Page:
Exploring Medical Anthropology

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  • Edition: 3rd
  • Format: Nonspecific Binding
  • Copyright: 2009-08-24
  • Publisher: Routledge

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Written in an accessible, jargon-free language,Exploring Medical Anthropologyrs"s concise length leaves room for instructors to supplement it with monographs of their own choosing. Concrete cases and the authorrs"s personal research experiences are used to explain four of the discipliners"s most important insights: 1) that biology and culture matter equally in the human experience of disease, 2) that the political economy is a primary epidemiological factor, 3) that ethnography is an essential tool to understand human suffering due to disease, and 4) that medical anthropology can help to alleviate human suffering. An extensive glossary facilitates student learning of concepts and terms, while a list of suggested readings at the end of each chapter and an extensive bibliography encourage further exploration.

Author Biography

Donald Joralemon is professor of anthropology at Smith College.  He received his BA from Oberlin College (1974) and his MA and PhD from the University of California, Los Angeles (1983).  He is the author of Exploring Medical Anthropology (1999, third edition 2010) and the coauthor (with Douglas Sharon) of Sorcery and Shamanism: Curanderos and Clients in Northern Peru (1993).  Among his published articles on Peruvian shamanism is the widely cited essay, “The Selling of the Shaman and the Problem of Informant Legitimacy” (Journal of Anthropological Research, 1990).  His present work focuses on the anthropology of organ transplantation and medical ethics.  His article “Organ Wars: The Battle for Body Parts” (Medical Anthropology Quarterly, 1995) won the Polgar Prize from the Society for Medical Anthropology.  His most recent publications, on the medical ethics of financial compensation for organ donors, appear in the Journal of Medical Ethics (2001) and The Hastings Center Report (2003).  An article on the concept of medical futility was published in the Cambridge Quarterly of Health Care Ethics (2002).


At Smith College, Professor Joralemon teaches Medical Anthropology, Native South Americans, Dying and Death,  and a seminar on Anthropology and Medical Ethics

Table of Contents



Chapter 1   What's So Cultural About Disease?

            Culture in Medicine

            Development of Medical Anthropology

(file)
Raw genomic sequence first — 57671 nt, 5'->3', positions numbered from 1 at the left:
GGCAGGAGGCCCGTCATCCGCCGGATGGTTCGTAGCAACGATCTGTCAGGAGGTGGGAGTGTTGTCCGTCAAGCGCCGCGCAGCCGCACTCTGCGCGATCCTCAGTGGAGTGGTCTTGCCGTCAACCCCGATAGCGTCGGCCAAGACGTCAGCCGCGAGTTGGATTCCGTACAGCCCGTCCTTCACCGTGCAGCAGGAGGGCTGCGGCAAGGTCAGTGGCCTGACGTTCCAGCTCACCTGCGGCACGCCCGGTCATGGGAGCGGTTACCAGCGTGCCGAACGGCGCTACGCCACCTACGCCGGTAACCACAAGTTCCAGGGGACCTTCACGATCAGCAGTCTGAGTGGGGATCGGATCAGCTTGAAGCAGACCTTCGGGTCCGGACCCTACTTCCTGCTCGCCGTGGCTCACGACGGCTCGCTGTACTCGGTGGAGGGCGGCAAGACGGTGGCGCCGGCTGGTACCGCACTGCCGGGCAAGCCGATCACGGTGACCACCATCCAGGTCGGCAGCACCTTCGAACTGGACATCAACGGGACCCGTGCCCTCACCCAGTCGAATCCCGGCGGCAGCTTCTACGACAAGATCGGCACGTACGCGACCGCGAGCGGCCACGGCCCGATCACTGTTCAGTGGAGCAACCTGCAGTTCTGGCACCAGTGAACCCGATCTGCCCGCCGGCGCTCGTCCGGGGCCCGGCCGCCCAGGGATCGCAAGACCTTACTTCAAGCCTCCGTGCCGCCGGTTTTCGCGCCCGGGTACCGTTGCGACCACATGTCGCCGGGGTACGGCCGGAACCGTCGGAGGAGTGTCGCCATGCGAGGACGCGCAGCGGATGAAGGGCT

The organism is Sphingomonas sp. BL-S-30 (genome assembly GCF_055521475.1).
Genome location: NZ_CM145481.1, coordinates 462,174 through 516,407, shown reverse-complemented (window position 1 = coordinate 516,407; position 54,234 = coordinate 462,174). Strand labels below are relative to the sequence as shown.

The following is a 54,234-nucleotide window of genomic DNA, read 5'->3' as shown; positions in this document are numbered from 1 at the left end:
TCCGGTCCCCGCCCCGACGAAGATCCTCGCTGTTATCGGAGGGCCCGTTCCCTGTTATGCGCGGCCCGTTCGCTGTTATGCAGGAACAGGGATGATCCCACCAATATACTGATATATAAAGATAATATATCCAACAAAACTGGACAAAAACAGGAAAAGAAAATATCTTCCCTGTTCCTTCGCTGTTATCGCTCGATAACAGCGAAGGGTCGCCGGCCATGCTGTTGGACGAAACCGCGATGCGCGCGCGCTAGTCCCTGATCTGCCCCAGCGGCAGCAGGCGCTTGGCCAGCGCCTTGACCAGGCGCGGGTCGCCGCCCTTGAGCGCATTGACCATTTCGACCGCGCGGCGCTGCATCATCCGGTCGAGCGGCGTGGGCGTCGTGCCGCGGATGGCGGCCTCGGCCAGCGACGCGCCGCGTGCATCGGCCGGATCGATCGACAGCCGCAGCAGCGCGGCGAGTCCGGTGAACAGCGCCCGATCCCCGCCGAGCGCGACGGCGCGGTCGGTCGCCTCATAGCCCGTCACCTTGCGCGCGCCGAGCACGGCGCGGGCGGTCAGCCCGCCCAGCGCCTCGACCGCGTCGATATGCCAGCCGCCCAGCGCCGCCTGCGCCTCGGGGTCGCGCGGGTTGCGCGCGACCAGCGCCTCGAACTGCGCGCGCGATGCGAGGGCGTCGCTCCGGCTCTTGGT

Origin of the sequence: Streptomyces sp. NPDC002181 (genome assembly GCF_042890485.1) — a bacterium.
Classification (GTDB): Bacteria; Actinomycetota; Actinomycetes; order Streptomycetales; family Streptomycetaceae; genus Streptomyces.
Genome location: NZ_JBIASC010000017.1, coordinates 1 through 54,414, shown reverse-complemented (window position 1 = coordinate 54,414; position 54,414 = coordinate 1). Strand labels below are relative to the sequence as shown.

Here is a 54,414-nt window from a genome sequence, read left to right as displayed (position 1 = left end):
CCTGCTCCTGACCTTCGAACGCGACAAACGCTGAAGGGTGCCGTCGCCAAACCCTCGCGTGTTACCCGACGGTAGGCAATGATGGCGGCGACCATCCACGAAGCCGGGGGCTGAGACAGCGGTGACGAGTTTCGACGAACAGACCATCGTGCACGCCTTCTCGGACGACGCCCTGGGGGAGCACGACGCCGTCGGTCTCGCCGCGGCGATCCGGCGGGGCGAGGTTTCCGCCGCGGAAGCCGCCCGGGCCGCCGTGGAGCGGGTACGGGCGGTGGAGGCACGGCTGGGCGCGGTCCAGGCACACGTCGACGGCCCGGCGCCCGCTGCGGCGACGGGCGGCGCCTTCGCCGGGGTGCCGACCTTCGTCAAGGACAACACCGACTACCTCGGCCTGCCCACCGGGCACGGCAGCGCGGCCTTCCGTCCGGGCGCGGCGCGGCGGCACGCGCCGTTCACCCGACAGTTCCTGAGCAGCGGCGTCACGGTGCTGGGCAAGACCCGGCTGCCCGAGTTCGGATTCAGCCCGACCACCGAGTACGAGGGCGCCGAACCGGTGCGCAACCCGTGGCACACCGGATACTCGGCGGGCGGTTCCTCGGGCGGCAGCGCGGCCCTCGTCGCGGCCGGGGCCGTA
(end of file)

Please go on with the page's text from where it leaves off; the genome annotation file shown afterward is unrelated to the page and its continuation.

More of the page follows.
Medical Anthropology Today

            Summary: Placing Medical Anthropology Among the Social Sciences of Medicine

            Suggested Readings



Chapter 2   Anthropological Questions and Methods in the Study of Sickness and Healing

            Studying Shamans in Peru

            Studying Medicine in the United States

            Summary: The Anthropological Vision

            Suggested Readings



Chapter 3: Recognizing Biological, Social and Cultural Interconnections: Evolutionary and Ecological Perspectives on a Cholera Epidemic

            Thinking About Epidemics

            History and Biology of Cholera

            Epidemiological Accounts of Peru's Cholera Epidemic

            Evolution and the Ecological Framework

            Cholera and the Evolutionary Framework

            Medical Anthropology Embraces the Ecological/Evolutionary Model

            Suggested Readings



Chapter 4  Expanding the Vision of Medical Anthropology: Critical and Interpretive Views of the Cholera Epidemic

            Political-Economy of Cholera

            Political-Economic vs. Ecological/Evolutionary Perspectives

            Interpretive View of Cholera

            Taking a Broader, Inclusive Perspective

            Suggested Readings



Chapter 5 The Global Petri Dish


            SARS: The First Global Epidemic of the 21st Century

            One Health Ecology

            Further Complications: The Threat of Bioterrorism

            Suggested Readings



Chapter 6  Healers and the Healing Professions

            Healing Roles: Organizing the Diversity

            Authority of Healers

            Authority in the Folk Health Sector: Position of  Peruvian Curanderos

            Authority in the Professional Health Care Sector: Case of Biomedicine

            Challenges to Biomedical Authority

            Authority of Biomedicine in Non-Western Countries


            Suggested Readings



Chapter 7  Applying Medical Anthropology

            Medical Anthropology in International Development: A Brief History

            Work of Applied Medical Anthropologists in International Contexts

            Applying Medical Anthropology in the United States

            Between a Rock and a Hard Place: Applied Anthropology Under Attack

            Personal Reflections

            Suggested Readings



Chapter 8: Anthropology and Medical Ethics

            Medical Ethics: A Comparative Framework

            Medical Ethics Beyond Biomedicine

            Development of Bioethics in the United States

            Social Sciences and Bioethics

            Social Science: Out of the Closet

            Suggested Readings



Chapter 9: Body, Self and Biotechnologies

            Cross-Cultural Views of the Self

            The Stem Cell Debate

            “Baby” Pictures

            Rights, Death and the Autonomous Self


            Suggested Readings



Chapter 10: A Look Back and a Glance Ahead

            Advantages of Medical Anthropology

            Thinking Anthropologically about HIV/AIDS

            Future Directions in Medical Anthropology

            Academic and Professional Career Paths Related to Medical Anthropology


            Suggested Readings




References Cited

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